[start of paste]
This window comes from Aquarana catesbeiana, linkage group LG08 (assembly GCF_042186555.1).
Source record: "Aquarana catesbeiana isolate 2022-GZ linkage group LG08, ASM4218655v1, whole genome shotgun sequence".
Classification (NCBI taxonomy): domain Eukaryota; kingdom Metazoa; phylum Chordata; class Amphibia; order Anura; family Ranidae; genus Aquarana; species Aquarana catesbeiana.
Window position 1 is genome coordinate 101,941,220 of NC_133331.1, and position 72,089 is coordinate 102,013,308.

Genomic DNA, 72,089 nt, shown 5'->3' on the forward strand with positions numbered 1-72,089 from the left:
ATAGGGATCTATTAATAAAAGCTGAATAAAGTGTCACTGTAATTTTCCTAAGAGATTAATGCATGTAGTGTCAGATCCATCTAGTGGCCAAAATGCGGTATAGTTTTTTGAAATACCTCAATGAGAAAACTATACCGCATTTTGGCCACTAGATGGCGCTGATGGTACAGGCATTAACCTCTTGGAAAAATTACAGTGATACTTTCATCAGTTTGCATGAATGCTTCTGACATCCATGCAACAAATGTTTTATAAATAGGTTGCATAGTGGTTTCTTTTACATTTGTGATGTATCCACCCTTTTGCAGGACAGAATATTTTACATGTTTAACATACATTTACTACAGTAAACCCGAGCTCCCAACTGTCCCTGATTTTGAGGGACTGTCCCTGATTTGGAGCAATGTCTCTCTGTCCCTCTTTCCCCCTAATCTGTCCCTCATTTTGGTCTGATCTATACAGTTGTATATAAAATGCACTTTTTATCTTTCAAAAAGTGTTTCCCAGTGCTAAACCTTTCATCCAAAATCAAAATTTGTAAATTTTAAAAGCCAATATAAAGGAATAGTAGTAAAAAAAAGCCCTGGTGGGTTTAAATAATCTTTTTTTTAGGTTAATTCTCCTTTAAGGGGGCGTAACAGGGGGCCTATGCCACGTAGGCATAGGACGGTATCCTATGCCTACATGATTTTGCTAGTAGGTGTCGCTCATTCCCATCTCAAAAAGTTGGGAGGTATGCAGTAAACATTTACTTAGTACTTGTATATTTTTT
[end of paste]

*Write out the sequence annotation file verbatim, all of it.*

This window comes from Aquarana catesbeiana, linkage group LG08 (assembly GCF_042186555.1).
Source record: "Aquarana catesbeiana isolate 2022-GZ linkage group LG08, ASM4218655v1, whole genome shotgun sequence".
Classification (NCBI taxonomy): domain Eukaryota; kingdom Metazoa; phylum Chordata; class Amphibia; order Anura; family Ranidae; genus Aquarana; species Aquarana catesbeiana.
Window position 1 is genome coordinate 101,941,220 of NC_133331.1, and position 72,089 is coordinate 102,013,308.

Genomic DNA, 72,089 nt, shown 5'->3' on the forward strand with positions numbered 1-72,089 from the left:
ATAGGGATCTATTAATAAAAGCTGAATAAAGTGTCACTGTAATTTTCCTAAGAGATTAATGCATGTAGTGTCAGATCCATCTAGTGGCCAAAATGCGGTATAGTTTTTTGAAATACCTCAATGAGAAAACTATACCGCATTTTGGCCACTAGATGGCGCTGATGGTACAGGCATTAACCTCTTGGAAAAATTACAGTGATACTTTCATCAGTTTGCATGAATGCTTCTGACATCCATGCAACAAATGTTTTATAAATAGGTTGCATAGTGGTTTCTTTTACATTTGTGATGTATCCACCCTTTTGCAGGACAGAATATTTTACATGTTTAACATACATTTACTACAGTAAACCCGAGCTCCCAACTGTCCCTGATTTTGAGGGACTGTCCCTGATTTGGAGCAATGTCTCTCTGTCCCTCTTTCCCCCTAATCTGTCCCTCATTTTGGTCTGATCTATACAGTTGTATATAAAATGCACTTTTTATCTTTCAAAAAGTGTTTCCCAGTGCTAAACCTTTCATCCAAAATCAAAATTTGTAAATTTTAAAAGCCAATATAAAGGAATAGTAGTAAAAAAAAGCCCTGGTGGGTTTAAATAATCTTTTTTTTAGGTTAATTCTCCTTTAAGGGGGCGTAACAGGGGGCCTATGCCACGTAGGCATAGGACGGTATCCTATGCCTACATGATTTTGCTAGTAGGTGTCGCTCATTCCCATCTCAAAAAGTTGGGAGGTATGCAGTAAACATTTACTTAGTACTTGTATATTTTTT